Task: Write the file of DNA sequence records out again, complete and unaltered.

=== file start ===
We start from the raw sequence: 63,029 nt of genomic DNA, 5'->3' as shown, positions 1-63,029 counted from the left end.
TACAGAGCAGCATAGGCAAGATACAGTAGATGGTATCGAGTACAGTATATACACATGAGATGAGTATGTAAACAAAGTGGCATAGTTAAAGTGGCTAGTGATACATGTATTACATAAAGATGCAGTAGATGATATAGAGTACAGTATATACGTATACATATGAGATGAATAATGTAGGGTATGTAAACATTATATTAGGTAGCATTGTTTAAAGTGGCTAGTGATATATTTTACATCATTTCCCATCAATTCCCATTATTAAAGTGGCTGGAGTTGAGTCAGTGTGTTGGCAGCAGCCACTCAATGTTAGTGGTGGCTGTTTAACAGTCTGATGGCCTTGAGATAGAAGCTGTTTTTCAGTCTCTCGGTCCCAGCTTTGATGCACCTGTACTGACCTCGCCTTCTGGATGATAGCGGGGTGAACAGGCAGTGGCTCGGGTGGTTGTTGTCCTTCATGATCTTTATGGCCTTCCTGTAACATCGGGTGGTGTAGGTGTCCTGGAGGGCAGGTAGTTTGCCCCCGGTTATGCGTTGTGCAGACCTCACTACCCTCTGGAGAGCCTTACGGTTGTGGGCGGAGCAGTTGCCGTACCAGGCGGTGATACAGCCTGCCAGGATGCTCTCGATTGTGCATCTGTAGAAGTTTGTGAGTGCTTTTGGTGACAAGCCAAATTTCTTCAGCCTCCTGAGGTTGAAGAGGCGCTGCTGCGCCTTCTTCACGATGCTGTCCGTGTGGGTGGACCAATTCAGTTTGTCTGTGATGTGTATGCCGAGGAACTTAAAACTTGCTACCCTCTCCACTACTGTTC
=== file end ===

We start from the raw sequence: 63,029 nt of genomic DNA, 5'->3' as shown, positions 1-63,029 counted from the left end.
TACAGAGCAGCATAGGCAAGATACAGTAGATGGTATCGAGTACAGTATATACACATGAGATGAGTATGTAAACAAAGTGGCATAGTTAAAGTGGCTAGTGATACATGTATTACATAAAGATGCAGTAGATGATATAGAGTACAGTATATACGTATACATATGAGATGAATAATGTAGGGTATGTAAACATTATATTAGGTAGCATTGTTTAAAGTGGCTAGTGATATATTTTACATCATTTCCCATCAATTCCCATTATTAAAGTGGCTGGAGTTGAGTCAGTGTGTTGGCAGCAGCCACTCAATGTTAGTGGTGGCTGTTTAACAGTCTGATGGCCTTGAGATAGAAGCTGTTTTTCAGTCTCTCGGTCCCAGCTTTGATGCACCTGTACTGACCTCGCCTTCTGGATGATAGCGGGGTGAACAGGCAGTGGCTCGGGTGGTTGTTGTCCTTCATGATCTTTATGGCCTTCCTGTAACATCGGGTGGTGTAGGTGTCCTGGAGGGCAGGTAGTTTGCCCCCGGTTATGCGTTGTGCAGACCTCACTACCCTCTGGAGAGCCTTACGGTTGTGGGCGGAGCAGTTGCCGTACCAGGCGGTGATACAGCCTGCCAGGATGCTCTCGATTGTGCATCTGTAGAAGTTTGTGAGTGCTTTTGGTGACAAGCCAAATTTCTTCAGCCTCCTGAGGTTGAAGAGGCGCTGCTGCGCCTTCTTCACGATGCTGTCCGTGTGGGTGGACCAATTCAGTTTGTCTGTGATGTGTATGCCGAGGAACTTAAAACTTGCTACCCTCTCCACTACTGTTC